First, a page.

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Republicans: Investigate White House Dealmaking

The chairman of the U.S. Republican Party's National Committee is calling on the Justice Department to investigate White House dealmaking in recent Senate elections.

In the party's weekly address Saturday, Michael Steele said a special investigator should look into White House efforts to dissuade two politicians from seeking Senate seats. Steele said U.S. President Barack Obama has failed to meet his promise to run an open administration.

The White House last month acknowledged it had discussed with U.S. Congressman Joe Sestak a possible job in the Obama administration, on the condition that he drop out of the contest to be Pennsylvania's Democratic candidate for the U.S. Senate. Former U.S. President Bill Clinton contacted Sestak on behalf of the Obama administration, but Sestak remained in the race and last month he won the nomination.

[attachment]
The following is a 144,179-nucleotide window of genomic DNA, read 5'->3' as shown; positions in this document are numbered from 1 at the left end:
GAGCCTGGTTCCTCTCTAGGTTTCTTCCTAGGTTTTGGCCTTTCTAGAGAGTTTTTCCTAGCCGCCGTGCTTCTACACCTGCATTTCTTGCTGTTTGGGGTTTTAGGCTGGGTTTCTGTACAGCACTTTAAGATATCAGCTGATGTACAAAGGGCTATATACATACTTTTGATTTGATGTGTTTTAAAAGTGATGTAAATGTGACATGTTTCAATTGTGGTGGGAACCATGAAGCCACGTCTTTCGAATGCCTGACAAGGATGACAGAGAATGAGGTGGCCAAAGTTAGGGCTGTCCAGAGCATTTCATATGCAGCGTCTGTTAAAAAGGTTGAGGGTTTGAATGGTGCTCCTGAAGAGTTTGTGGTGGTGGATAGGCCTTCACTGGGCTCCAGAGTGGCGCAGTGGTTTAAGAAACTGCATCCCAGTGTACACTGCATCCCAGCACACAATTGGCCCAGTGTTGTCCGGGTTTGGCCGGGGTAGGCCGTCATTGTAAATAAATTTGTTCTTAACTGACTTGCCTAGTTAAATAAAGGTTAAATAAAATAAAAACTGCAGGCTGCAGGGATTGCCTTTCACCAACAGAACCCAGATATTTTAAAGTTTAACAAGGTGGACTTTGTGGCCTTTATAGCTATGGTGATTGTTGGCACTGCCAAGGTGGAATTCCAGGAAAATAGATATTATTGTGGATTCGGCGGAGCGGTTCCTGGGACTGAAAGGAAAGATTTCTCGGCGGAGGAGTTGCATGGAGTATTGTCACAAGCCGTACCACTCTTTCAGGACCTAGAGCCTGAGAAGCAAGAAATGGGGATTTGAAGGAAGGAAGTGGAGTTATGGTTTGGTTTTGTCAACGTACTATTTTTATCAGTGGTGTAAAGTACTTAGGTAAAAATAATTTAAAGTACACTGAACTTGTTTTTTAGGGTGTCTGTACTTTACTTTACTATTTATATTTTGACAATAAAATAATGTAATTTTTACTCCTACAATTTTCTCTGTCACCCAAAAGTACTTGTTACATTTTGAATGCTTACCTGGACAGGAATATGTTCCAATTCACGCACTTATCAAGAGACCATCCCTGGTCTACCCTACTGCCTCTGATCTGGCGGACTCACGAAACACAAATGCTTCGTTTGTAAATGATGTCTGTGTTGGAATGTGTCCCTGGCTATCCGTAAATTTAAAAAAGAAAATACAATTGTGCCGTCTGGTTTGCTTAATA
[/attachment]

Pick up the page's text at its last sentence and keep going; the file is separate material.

On Thursday, the White House acknowledged it had discussed possible jobs with another politician in hopes he would not seek a Senate seat. Mr. Obama's deputy chief of staff, Jim Messina, tried to dissuade Andrew Romanoff from seeking the Democratic nomination to be one of Colorado's U.S. senators. Romanoff has remained in the race, which is scheduled for August, and both he and the White House say he did not receive an actual job offer.

The White House says it broke no laws in any of the exchanges.